Throughout the ages, trees been powerful cosmological symbols. Any why not? Their feet extend deep into the soil, while their branches soar into the sky.

Many cultures, regardless of continent or hemisphere, saw trees as the bridge between the sacred and the profane.  Ancient Celts and Greeks made sacred certain groves. The Norse envisioned the tree Yggdrasil as  holding the universe and its worlds in place. Trees play a significant role in Judeo-Christian beliefs:  the Tree of the Knowledge of Good and Evil in Genesis,  to the cedars in Ezekiel’s prophecy (17:22-24), and the role the tree plays in the crucifixion of the Christ.

The trees below seemed a modern echo of the axis mundi — a central pillar holding up the roof of the sky, connecting, yet separating earth and sky, ensuring heaven’s light shines down to the earthbound.

CONNECTION — The tree is a symbol, a bridge from earth to heavens. Architects thoughtfully designed spaces for the trees to reach their arms upward. These are near the south entrance of the Minnesota Zoo.

3 thoughts on “Axis mundi

  1. Similar, on a more domestic note:

    “An old trunk of olive
    grew like a pillar on the building plot,
    and I laid out our bedroom round that tree,
    lined up the stone walls, built the walls and roof,
    gave it a doorway and smooth-fitting doors.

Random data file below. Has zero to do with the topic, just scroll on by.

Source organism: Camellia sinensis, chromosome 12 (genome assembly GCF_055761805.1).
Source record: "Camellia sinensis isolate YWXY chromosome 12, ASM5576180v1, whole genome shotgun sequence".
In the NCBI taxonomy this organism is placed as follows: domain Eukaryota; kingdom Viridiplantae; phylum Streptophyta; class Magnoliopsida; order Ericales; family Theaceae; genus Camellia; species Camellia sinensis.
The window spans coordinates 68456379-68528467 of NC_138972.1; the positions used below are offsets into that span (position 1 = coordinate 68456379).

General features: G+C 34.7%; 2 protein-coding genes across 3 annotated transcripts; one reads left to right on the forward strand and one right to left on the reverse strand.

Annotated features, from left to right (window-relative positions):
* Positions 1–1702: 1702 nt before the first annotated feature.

Then I lopped off the silvery leaves and branches,
    hewed and shaped that stump from the roots up
    into a bedpost, drilled it, let it serve
    as model for the rest. I planed them all,
    inlaid them all with silver, gold and ivory,
    and stretched a bed between–a pliant web
    of oxhide thongs dyed crimson.”

    (The Odyssey, Book XXIII)

  2. Hi,
    Found your blog via biltrix. Thanks for this post and the photo.

    Elegant design. I can imagine a child – a patient child!- excitedly watching the light-oval (morning) grow toward a light-circle (mid-day) as it gradually aligns (or perhaps not) with the floor grate – like a Star Wars or Top Gun target “lock” in slow motion….Maybe tomorrow, darling… Maybe next season, son…

    And the children in Ecuador…on all but cloudy days, “we have a lock!”

    Or, perhaps this is just a game for old men and/or insomniacs.

    Nice blog – keep up the good work!

    Regards,
    B.R.

    1. Why thanks! I was thinking along the same lines — perhaps like Stonehenge or Manhattan-henge, the circle of light does lock onto the grate; and perhaps some miracle happens. Perhaps the arboreal bridge opens passage for an instant. Too bad it’s 900 miles way. Thanks for visiting and thanks for the thoughtful comment!

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